Trading Buy and Portfolio Buy maintained. Fair value maintained at R26 with the target price R30.
Share price of Ascendis since listing on 22 November 2013 in ZA cents
Share price: R329,00
Net shares in issue: 456,4 million
Market cap: R150,1 billion
Exit PE ratio 23,8x; forward PE 17,4x
Dividend yield 1,1%
Fair value: R390
Target price: R427
Trading Buy and Portfolio Buy
South Africa’s pharma champion, Aspen Pharmacare, reports annual results on Thursday.
Let’s call this the Caracas headache result – whilst hardly a large market for Aspen, Venezuela’s Bolivar currency gyrations play havoc with reported results.
These will be tricky results to analyse as there a number of moving parts, both operationally and from an accounting point of view, that need to carefully unpacked.
What we do know is the following:
Per the trading statement on Wednesday, 7th of September EPS and HEPS will be down by around 20% whilst normalised EPS will be up around 9% and comparable normalised EPS up 13% or so. It’s take your choice stuff.
By the end of the trading week, the stock was down 9% to 10%.
The trading statement though is in line with my estimate – I have had an estimate of 1256 cents for normalised EPS for the past few months and this compares with what will likely turn out to be an actual EPS of 1255 cents.
Normalised EPS is the number management focus on. How it is arrived at is more important than the actual figure through.
In normalised earnings, profit arising from the divestments, currency devaluation losses out of Venezuela and hyperinflationary adjustments relating to Venezuela are excluded.
In the first half of the financial year, the difference between headline earnings and normalised earnings was a significant R1,08 billion, with normalised earnings almost R3 billion and headline earnings R1,9 billion.
If all this sounds rather confusing, one should point a finger at the basket case that is Venezuela.
Comparable normalised EPS includes Venezuela income at the so-called DICOM rate, which is partially free-floating at VEF645/$ and closer to the black market rate of VEF1000/$. This compares with the fixed government rate used for pharma (a priority category) at VEF10/$.
In other words, there is a 100-fold difference between the all-but unusable DIPRO government rate and the black market parallel rate and a 64,5-fold difference between DIPRO and DICOM.
Fair value gains and losses and net foreign exchange gains and losses are notoriously volatile items and impossible to forecast with any accuracy.
On my estimate, underlying earnings are estimated to be R5,7 billion versus R5,2 billion in 2015. This is growth of 9,5% and suggests a broadly flat H2 result following the 14,5% growth in H1.
A few other things to take note of include the following:
The pharma company closed a significant new funding package in June. This debt refinancing will solve a mismatch between dollar borrowing and euro earnings. On EBITDA of R10 billion for the year ended June 2016 I estimate EBITDA interest cover of 5x with net debt at R32 billion. On assumed cash flows, I expect EBITDA interest cover to improve to 12,5x by 2018 at which time EBITDA is estimated at R16,6 billion.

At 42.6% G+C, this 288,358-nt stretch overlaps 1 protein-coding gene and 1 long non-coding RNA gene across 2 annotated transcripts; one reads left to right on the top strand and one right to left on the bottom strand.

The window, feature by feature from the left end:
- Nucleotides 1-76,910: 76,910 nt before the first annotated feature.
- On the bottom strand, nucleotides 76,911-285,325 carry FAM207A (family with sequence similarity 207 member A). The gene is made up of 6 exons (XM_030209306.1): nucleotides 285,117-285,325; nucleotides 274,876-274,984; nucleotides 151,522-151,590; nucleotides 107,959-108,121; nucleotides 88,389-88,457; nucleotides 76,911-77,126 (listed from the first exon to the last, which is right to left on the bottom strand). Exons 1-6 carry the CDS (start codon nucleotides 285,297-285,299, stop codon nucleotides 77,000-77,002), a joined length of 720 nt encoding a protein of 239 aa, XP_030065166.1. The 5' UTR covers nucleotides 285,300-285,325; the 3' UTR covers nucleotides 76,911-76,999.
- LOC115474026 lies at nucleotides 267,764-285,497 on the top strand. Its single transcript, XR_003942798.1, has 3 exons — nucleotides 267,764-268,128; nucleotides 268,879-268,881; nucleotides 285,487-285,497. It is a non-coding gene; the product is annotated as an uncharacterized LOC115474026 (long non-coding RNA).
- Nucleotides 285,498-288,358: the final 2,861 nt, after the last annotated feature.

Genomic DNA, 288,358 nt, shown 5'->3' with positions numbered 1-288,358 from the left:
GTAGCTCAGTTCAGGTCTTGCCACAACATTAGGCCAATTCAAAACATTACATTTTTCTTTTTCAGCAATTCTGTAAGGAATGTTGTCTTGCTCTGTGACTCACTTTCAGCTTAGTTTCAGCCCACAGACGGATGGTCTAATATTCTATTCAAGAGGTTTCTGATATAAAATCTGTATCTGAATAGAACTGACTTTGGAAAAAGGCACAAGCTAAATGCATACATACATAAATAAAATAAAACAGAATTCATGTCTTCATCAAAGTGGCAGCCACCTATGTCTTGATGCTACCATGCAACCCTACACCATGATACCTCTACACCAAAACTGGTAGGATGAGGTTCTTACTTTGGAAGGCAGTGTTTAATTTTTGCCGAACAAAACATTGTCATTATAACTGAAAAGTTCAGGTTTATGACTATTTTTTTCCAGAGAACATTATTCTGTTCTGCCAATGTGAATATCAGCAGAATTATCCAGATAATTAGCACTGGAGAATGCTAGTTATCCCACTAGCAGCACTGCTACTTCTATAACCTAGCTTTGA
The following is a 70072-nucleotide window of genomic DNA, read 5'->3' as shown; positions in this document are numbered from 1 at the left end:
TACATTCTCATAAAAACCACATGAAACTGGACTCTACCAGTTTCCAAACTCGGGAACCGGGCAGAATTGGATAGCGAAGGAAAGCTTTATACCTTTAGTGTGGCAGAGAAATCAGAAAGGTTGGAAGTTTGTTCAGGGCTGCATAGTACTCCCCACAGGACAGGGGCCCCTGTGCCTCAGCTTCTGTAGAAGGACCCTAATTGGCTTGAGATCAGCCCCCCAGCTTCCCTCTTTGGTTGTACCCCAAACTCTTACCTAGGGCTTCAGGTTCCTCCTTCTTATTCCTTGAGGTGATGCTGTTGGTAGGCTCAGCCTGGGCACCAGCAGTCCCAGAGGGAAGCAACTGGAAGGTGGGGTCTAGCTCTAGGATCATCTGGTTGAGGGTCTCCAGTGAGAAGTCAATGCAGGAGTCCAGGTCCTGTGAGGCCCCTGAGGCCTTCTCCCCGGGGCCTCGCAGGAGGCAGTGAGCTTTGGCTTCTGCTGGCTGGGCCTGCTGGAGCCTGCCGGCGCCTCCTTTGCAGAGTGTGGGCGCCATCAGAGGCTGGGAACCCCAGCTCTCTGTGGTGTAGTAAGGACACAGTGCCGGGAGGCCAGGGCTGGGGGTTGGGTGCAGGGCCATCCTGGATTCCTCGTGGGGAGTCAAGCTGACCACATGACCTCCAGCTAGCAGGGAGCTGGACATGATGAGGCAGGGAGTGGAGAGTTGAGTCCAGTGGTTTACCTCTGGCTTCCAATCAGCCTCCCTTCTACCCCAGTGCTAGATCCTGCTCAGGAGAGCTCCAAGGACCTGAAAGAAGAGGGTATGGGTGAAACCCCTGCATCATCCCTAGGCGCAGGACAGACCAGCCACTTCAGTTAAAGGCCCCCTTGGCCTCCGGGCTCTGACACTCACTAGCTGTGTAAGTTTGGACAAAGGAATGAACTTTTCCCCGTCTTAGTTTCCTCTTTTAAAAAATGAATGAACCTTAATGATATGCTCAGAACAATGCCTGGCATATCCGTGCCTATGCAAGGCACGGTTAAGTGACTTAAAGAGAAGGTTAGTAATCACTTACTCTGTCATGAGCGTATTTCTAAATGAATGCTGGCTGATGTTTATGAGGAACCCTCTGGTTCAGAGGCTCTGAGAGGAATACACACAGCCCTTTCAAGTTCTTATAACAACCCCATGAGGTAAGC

Aspen has signed an agreement with AstraZeneca to acquire the exclusive rights to commercialise AstraZeneca’s global anaesthetics portfolio outside of the USA. The latest Glaxo deal too, announced 12 September, is earnings accretive and in line with its anaesthetics strategy.
The company has also closed a deal that aligns with its strategy to pursue commercial opportunities in the United States.
As Navamedic ASA isn’t renewing a distribution agreement from May 2017, this opens up new avenues for Aspen in the Nordic and Benelux markets.
Whilst the 2016 result may seem a bit weak on the surface, this is not an indication of any slowdown – quite the contrary. Revenue of around R38 billion in F2016 is estimated to grow to over R50 billion in F2017 whilst earnings are forecast to grow by over 50% to 1891 cents per share. Three year compound growth is estimated at 25%.
Whilst the stock reacted negatively to the recent trading statement, down to R329 at the time of writing from R362, this represents opportunity, as the investment case is unaltered. Even after the correction, APN is 37% up on the low in February.
My fair value is R390, a level almost reached in the past month when the stock exceeded R380.
Aspen does to range quite widely within a fiscal year. In 2013, for example, the difference between the lowest price and the highest price recorded was 85% whilst this past year it has ranged in a 65% band. This is partly a function of investors waxing hot and cold on whether or not this is a growth stock.
Trading Buy and Portfolio Buymaintained with a fair value maintained at R390 with the target price R427.
Share price of Aspen Pharmacare in ZA cents
Aspen Pharmacare and JSE All Share Index based to 100